beneath the earth film festival


Several months ago I was invited to be a member of the Grand Jury on this year’s Beneath the Earth Film Festival. My first reaction was, do I really want to be on a Grand Jury that would have me as a member? I mean, it’s not as if I’m a professional film critic; I’m just some obscure blogger who’s seen an unholy shitload of films and occasionally scribbles down some observations about them. My second reaction was, Yeah, okay, what the hell? So despite my less than impeccable credentials, I accepted the invitation and now find myself sharing judging duties with the likes of Variety’s senior film critic Marc Graser and Oscar-nominated actress Gabourey Sadibe. Which is pretty cool. It’s exciting to be involved in the process of discovering new talent. And be assured: I’ve taken my duties as a juror seriously. The seven short films constituting the Official Selection were presented to us on 10/15 and I spent a good part of the past week watching and re-watching them, jotting down notes, and reflecting on them, before rendering final judgment and casting my votes on 10/22.

While online film festivals are unlikely to supplant Cannes and its ilk any time soon, they do provide an excellent format for promoting the work of aspiring young filmmakers, which is precisely the intent behind the Beneath the Earth Film Festival – to dig up, so to speak, “underground” films that wouldn’t otherwise see the light of day and present them to the online film community. (The online format also happens to be ideal for those of us who rarely roam beyond the confines of our natural habitat: the living room. Spared the hassle of traveling to some distant location, such as, say, a local movie theater, we can simply watch the films in the privacy of our own homes, without being distracted by pain in the ass fellow cinemagoers.)


Now that the voting is closed to jurors, I don’t mind revealing that my favorite film of the festival is Jorge Enrique Ponce’s amusing, affectionate lampoon of the social media culture, #OMGIMTRENDING. At the tender age of twenty-five, Ponce is already a remarkably assured filmmaker with a strong visual sense and a knack for writing memorably quirky dialogue (the hipster lingo the characters continually spout, though occasionally overly affected, generally outdoes Cody Diablo at her own game; I’m still chuckling over lines like, “I heard on the clothesline that there’s an after-after-party after the after-party”), while his talented cast of young unknowns works so well together you get the sense that their characters really know and interact with each other even off-screen. (The entire ensemble is excellent but if I had to single out any one of them it would be Olivia Harewood, whose expert comic timing is very much on display; I particularly love the drawn-out emphasis she puts on the word “walking” during the hilarious diner scene.)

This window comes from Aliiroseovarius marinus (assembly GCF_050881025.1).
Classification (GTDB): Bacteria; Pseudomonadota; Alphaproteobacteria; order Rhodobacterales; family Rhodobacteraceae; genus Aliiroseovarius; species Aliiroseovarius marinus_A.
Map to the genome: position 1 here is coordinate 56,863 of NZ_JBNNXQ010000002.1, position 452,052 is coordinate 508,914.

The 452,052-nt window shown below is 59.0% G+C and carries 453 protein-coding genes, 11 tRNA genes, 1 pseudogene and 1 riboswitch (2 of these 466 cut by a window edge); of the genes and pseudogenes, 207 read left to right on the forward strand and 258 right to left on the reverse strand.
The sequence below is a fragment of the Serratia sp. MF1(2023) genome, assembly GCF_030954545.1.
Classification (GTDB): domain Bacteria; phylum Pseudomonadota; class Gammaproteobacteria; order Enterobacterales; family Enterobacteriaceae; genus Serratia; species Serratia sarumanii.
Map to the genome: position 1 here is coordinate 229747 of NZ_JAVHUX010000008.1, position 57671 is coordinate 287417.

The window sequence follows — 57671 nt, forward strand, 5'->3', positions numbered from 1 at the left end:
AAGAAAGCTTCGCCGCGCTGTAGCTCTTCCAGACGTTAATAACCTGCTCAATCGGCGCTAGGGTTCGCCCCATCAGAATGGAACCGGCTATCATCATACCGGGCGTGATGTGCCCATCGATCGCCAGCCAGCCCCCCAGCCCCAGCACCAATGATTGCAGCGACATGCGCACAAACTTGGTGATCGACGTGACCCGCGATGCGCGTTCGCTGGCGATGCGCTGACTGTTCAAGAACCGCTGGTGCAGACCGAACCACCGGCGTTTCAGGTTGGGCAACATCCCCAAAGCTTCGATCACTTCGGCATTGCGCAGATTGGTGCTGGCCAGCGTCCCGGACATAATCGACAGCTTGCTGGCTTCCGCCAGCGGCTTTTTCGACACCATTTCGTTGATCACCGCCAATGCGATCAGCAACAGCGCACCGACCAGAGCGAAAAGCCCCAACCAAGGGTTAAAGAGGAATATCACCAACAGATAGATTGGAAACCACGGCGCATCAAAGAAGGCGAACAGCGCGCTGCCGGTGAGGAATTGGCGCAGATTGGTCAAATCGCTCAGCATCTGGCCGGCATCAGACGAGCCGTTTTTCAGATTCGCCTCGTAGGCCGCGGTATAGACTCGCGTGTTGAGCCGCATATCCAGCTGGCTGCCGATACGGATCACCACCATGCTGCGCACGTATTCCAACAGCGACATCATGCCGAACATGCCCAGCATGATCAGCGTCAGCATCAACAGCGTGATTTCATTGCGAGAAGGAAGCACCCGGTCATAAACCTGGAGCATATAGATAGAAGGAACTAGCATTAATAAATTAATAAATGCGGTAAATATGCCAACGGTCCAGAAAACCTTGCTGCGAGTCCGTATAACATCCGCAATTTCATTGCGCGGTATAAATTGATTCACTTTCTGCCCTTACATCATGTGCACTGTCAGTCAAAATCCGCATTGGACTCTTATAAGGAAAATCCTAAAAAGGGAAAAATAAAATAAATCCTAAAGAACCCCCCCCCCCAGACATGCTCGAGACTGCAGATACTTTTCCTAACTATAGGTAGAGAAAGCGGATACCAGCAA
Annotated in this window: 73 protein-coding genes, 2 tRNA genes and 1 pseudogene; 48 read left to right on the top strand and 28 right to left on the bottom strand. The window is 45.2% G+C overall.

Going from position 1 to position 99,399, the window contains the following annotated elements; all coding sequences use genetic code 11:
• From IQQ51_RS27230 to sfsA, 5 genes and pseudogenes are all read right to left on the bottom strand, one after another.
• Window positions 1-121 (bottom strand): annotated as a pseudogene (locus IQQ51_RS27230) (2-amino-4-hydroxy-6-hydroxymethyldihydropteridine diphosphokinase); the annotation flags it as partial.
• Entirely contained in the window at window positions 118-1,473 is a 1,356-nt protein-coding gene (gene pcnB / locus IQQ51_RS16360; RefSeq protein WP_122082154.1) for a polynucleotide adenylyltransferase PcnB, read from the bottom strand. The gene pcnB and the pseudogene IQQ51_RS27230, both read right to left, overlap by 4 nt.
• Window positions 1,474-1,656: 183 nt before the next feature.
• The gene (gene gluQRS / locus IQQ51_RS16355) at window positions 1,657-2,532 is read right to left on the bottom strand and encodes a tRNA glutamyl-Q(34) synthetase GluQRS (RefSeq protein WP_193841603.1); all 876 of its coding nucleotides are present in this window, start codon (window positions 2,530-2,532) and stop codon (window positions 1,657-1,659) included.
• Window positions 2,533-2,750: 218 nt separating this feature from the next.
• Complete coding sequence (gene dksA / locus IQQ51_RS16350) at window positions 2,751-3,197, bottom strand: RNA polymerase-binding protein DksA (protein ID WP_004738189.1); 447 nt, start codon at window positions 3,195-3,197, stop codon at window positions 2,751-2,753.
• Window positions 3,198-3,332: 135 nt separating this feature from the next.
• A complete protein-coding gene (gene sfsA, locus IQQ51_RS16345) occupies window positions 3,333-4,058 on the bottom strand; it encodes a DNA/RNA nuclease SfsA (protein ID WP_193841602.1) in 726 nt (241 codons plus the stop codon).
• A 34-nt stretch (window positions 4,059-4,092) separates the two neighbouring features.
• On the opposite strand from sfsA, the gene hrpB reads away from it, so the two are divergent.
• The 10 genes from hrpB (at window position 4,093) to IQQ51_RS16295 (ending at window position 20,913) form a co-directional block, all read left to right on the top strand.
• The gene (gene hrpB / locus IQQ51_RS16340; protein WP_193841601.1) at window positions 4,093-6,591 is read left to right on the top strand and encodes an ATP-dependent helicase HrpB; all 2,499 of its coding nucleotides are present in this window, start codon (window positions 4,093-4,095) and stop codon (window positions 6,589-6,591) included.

It must be said that Ponce hasn’t yet completely broken free from the clutches of his cinematic influences (which are legion, but more on that another time). He’s still searching for his own pink unicorn. Which is okay, he’s still young. Give him time. The bottom line is that despite being pretty derivative, #OMGIMTRENDING is an outstanding effort that’s genuinely F.T.W. – fun to watch. I’ll go out on a limb here and predict that we’ll be hearing from Ponce even more forcefully in the future.

(I polled two of my nephews who are around the same age as those in the film for their reaction to #OMGIMTRENDING: one of them said it was “the best film I’ve seen in a while”, the other found it “unwatchable” due to the pseudohip dialogue. I understand his complaint; I hated Juno for the selfsame reason. But for whatever reason, the hipster dialogue worked for me here. I found it funny rather than off-putting.)

But enough of my yappin’. More to come after the winners are announced on 10/31. For now, you be the judge. Please check out all seven films here and cast your own vote.

3 Responses to “beneath the earth film festival”

  1. I thought Ponce did a great job on this film. I agree with you that he will someday be very successful.

    You mentioned that Ponce seems to be influenced by other filmmakers, I think that is natural for a newcomer. Maybe he aspires to be as good as they. I am curious as to who you think has influenced him.

  2. Hey Barbara,

    Yeah, Ponce is definitely talented. I just think right now it’s obvious he’s “borrowing” a lot from more established filmmakers. Only time will tell if he’s able to transcend those influences and develop a more original style. A bunch of films popped into my head as I watched #OMGIMTRENDING Scott Pilgrim, Donnie Darko, Napoleon Dynamite, Juno, among others. I can’t be sure, but Dusty’s cawing in one scene might be a direct reference to Owen Wilson’s Dignan in Bottle Rocket. And Antonio Ricci is directly referenced in the aforementioned diner scene! I’ll be discussing all this in more depth in my review if the film wins.

    By the way, I’ve had no contact with the other judges, and so I have absolutely no idea which film will win. It appears the audience vote is going with After Ever After. Have you watched the other films?

  3. Mat, I have two more to watch. Will send my thoughts to you after I see them. I was just going to check out some of your movie reviews , when I noticed your reply to me.